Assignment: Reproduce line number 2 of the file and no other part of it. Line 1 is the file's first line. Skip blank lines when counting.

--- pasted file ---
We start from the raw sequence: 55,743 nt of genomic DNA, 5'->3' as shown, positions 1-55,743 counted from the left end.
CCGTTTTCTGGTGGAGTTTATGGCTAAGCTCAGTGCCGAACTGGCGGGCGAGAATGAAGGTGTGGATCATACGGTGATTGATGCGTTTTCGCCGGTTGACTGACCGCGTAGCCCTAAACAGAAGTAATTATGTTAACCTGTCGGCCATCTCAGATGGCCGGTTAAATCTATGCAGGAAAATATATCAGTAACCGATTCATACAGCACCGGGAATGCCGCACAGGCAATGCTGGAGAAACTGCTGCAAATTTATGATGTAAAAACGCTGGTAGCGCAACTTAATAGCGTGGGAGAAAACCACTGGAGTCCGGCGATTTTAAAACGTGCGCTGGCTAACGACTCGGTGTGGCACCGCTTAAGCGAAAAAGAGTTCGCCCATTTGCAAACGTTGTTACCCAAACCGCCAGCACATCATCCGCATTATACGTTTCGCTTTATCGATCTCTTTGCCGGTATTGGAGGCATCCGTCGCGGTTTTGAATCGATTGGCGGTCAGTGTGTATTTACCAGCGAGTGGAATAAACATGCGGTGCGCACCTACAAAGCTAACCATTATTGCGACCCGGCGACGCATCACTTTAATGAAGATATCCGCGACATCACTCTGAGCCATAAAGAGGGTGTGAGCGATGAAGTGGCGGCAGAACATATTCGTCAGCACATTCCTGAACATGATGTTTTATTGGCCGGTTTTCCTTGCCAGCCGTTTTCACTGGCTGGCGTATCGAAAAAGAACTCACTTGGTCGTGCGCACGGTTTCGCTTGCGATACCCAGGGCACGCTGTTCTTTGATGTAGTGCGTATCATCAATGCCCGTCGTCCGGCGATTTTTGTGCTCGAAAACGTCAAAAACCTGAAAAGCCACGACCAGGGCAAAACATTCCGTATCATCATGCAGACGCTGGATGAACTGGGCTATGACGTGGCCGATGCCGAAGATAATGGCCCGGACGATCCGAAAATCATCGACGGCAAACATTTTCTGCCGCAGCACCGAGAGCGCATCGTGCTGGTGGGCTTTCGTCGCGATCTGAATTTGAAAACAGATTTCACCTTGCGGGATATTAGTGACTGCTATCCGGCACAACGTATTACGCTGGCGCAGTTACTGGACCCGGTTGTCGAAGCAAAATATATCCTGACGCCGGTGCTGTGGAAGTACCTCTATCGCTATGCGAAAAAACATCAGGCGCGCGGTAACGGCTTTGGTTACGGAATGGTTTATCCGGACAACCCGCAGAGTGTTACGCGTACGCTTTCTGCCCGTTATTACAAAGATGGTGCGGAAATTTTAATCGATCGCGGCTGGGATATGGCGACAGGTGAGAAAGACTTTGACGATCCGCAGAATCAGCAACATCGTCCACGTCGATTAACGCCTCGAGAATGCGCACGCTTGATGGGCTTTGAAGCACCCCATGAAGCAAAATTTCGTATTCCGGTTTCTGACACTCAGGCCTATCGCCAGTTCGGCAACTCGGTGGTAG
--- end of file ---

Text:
CCGTTTTCTGGTGGAGTTTATGGCTAAGCTCAGTGCCGAACTGGCGGGCGAGAATGAAGGTGTGGATCATACGGTGATTGATGCGTTTTCGCCGGTTGACTGACCGCGTAGCCCTAAACAGAAGTAATTATGTTAACCTGTCGGCCATCTCAGATGGCCGGTTAAATCTATGCAGGAAAATATATCAGTAACCGATTCATACAGCACCGGGAATGCCGCACAGGCAATGCTGGAGAAACTGCTGCAAATTTATGATGTAAAAACGCTGGTAGCGCAACTTAATAGCGTGGGAGAAAACCACTGGAGTCCGGCGATTTTAAAACGTGCGCTGGCTAACGACTCGGTGTGGCACCGCTTAAGCGAAAAAGAGTTCGCCCATTTGCAAACGTTGTTACCCAAACCGCCAGCACATCATCCGCATTATACGTTTCGCTTTATCGATCTCTTTGCCGGTATTGGAGGCATCCGTCGCGGTTTTGAATCGATTGGCGGTCAGTGTGTATTTACCAGCGAGTGGAATAAACATGCGGTGCGCACCTACAAAGCTAACCATTATTGCGACCCGGCGACGCATCACTTTAATGAAGATATCCGCGACATCACTCTGAGCCATAAAGAGGGTGTGAGCGATGAAGTGGCGGCAGAACATATTCGTCAGCACATTCCTGAACATGATGTTTTATTGGCCGGTTTTCCTTGCCAGCCGTTTTCACTGGCTGGCGTATCGAAAAAGAACTCACTTGGTCGTGCGCACGGTTTCGCTTGCGATACCCAGGGCACGCTGTTCTTTGATGTAGTGCGTATCATCAATGCCCGTCGTCCGGCGATTTTTGTGCTCGAAAACGTCAAAAACCTGAAAAGCCACGACCAGGGCAAAACATTCCGTATCATCATGCAGACGCTGGATGAACTGGGCTATGACGTGGCCGATGCCGAAGATAATGGCCCGGACGATCCGAAAATCATCGACGGCAAACATTTTCTGCCGCAGCACCGAGAGCGCATCGTGCTGGTGGGCTTTCGTCGCGATCTGAATTTGAAAACAGATTTCACCTTGCGGGATATTAGTGACTGCTATCCGGCACAACGTATTACGCTGGCGCAGTTACTGGACCCGGTTGTCGAAGCAAAATATATCCTGACGCCGGTGCTGTGGAAGTACCTCTATCGCTATGCGAAAAAACATCAGGCGCGCGGTAACGGCTTTGGTTACGGAATGGTTTATCCGGACAACCCGCAGAGTGTTACGCGTACGCTTTCTGCCCGTTATTACAAAGATGGTGCGGAAATTTTAATCGATCGCGGCTGGGATATGGCGACAGGTGAGAAAGACTTTGACGATCCGCAGAATCAGCAACATCGTCCACGTCGATTAACGCCTCGAGAATGCGCACGCTTGATGGGCTTTGAAGCACCCCATGAAGCAAAATTTCGTATTCCGGTTTCTGACACTCAGGCCTATCGCCAGTTCGGCAACTCGGTGGTAG